Compliance programs work most of the time because most people tend to respond in similar ways to similar circumstances. In behavioral science, those tendencies are sometimes called “effects.” Some effects can strengthen compliance programs; others can weaken them.… Continue Reading
Posts Tagged: behavioral science
Problems with integrity often start from behaviors. Poor culture may drive misconduct and poor outcomes. The behavioral risk needs to be managed. Do we all agree on this? I think so.… Continue Reading
We’ve all heard the question before: Does corruption work as grease in the wheels or as sand?
The debate had its origin in Nathaniel H. Leff’s paper from 1964 “Economic Development Through Bureaucratic Corruption,” and was soon popularized by Samuel Huntington in his 1968 book Political Order in Changing Societies.… Continue Reading
Forget the idea that human beings are perfectly rational. People do not always make consistent decisions based on strict logic or narrow self-interest. Human behavior is complex and emotions and intuition have a significant role to play in individual decision-making.… Continue Reading
For the last several years, academic attention has converged on questions of behavioral ethics, and the findings are robust and sophisticated.
Organizations such as NYU’s Ethical Systems and the Santa Clara University Markkula Center for Applied Ethics provide a wealth of insight, tools and research to help companies access and use the latest thinking to enhance their internal ethics and compliance approaches.… Continue Reading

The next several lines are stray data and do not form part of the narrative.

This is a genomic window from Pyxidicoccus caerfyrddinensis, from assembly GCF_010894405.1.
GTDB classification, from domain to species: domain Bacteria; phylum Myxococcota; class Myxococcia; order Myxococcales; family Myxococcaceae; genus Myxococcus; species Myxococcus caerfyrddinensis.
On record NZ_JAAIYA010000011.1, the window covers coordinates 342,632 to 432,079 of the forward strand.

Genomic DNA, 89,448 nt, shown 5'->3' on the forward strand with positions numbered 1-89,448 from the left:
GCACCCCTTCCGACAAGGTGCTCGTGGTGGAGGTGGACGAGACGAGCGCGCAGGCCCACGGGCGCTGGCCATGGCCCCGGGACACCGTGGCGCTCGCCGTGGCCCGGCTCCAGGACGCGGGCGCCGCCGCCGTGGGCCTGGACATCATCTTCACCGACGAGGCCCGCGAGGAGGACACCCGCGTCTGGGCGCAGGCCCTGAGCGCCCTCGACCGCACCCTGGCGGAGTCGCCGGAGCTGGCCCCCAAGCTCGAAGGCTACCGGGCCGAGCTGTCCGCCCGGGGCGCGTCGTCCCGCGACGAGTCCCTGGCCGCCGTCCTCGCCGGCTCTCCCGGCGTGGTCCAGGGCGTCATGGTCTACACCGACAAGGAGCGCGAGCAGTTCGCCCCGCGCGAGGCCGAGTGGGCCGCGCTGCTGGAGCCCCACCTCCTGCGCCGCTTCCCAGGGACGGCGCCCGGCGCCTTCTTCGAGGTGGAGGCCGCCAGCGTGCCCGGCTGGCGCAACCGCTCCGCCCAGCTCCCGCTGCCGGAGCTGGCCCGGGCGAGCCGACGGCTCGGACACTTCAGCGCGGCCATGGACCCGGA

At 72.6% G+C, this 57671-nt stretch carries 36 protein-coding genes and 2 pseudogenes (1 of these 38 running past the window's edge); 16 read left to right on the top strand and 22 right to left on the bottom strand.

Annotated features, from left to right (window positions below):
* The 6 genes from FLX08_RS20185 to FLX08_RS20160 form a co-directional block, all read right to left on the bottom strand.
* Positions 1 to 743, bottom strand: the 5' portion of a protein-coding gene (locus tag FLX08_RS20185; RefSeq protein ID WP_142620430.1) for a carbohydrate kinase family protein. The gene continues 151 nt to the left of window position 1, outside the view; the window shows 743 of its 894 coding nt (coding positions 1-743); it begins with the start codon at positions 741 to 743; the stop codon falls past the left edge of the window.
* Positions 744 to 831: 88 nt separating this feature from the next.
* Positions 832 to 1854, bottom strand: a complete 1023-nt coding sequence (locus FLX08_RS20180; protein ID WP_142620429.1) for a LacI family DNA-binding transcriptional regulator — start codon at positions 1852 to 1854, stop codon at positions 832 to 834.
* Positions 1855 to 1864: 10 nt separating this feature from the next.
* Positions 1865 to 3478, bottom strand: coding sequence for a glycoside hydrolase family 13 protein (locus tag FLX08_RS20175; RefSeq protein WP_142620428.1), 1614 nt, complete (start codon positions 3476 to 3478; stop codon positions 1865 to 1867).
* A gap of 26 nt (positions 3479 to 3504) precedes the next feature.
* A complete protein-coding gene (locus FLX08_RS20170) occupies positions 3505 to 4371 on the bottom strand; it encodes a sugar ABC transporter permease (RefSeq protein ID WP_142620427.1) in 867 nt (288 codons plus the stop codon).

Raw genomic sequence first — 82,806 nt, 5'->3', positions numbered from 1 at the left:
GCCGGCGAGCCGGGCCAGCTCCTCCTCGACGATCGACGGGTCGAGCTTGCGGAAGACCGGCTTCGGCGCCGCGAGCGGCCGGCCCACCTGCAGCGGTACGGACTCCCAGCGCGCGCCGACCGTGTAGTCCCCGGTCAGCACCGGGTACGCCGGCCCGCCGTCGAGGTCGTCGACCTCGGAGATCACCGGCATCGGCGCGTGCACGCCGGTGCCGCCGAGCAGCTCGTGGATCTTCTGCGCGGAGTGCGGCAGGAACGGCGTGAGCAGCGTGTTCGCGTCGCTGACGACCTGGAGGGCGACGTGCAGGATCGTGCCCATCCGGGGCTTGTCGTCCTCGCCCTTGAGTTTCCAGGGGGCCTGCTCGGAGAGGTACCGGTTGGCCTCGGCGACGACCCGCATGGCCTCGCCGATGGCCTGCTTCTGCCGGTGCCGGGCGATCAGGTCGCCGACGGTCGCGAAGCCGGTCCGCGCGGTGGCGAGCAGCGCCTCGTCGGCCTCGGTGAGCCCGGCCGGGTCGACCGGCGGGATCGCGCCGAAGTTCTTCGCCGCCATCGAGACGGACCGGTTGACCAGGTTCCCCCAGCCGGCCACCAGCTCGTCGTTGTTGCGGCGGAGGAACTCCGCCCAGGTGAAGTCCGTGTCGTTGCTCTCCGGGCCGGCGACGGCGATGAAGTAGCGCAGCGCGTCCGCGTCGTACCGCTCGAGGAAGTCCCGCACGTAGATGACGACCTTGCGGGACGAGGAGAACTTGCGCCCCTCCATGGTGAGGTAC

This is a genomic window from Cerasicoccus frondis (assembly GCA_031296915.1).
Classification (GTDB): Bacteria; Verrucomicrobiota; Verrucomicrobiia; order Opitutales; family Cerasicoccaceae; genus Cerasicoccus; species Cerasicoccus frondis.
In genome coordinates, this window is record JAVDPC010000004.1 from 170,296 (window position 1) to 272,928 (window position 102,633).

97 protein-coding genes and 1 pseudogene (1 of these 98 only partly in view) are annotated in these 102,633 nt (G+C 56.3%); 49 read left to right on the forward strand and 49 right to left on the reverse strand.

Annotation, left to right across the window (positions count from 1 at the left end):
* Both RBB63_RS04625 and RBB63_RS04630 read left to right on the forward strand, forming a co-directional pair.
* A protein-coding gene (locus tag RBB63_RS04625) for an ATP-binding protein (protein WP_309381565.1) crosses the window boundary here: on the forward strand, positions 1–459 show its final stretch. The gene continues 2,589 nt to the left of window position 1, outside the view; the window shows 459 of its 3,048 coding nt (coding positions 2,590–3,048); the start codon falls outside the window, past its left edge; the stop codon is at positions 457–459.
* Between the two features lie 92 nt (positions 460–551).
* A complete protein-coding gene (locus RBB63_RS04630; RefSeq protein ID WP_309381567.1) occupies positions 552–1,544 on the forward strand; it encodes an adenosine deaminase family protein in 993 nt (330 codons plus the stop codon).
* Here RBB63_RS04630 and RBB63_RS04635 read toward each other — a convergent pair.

In one of the most interesting looks at what makes a compliance program tick and why, Todd Haugh, an assistant professor of business law and ethics at Indiana University’s Kelley School of Business, said that even best-practices compliance programs fail to take into account the importance of eliminating rationalizations.… Continue Reading
The real world isn’t just good guys and bad guys. There’s a story behind every compliance problem, and even though it may not excuse anyone’s behavior, it should be a reminder that people just like us make mistakes — sometimes really big mistakes.… Continue Reading
We’ve all heard of them — the Bernie Madoffs and Michael Milkens whose cinematic crimes have painted our perception of white-collar criminality.
However, while wrongdoers such as Madoff and Milken are rightly villainized for their misdeeds, their dramatic schemes tend to occlude the far more common phenomenon of smaller-scale white-collar crime.… Continue Reading
A recent FCPA Blog post written by Bart Soenens, a tenured academic researcher at the University of Gent in the Netherlands and Jeroen Michels, a policy analyst at the Organisation for Economic Co-operation and Development in Paris, posed the question “what exactly is the nature of human morality?”… Continue Reading
Various systems and practices have been developed to nudge employees, tax payers or contractors towards ethical behavior, aided by hints and formats that seem similar to website pop-ups or software solutions.… Continue Reading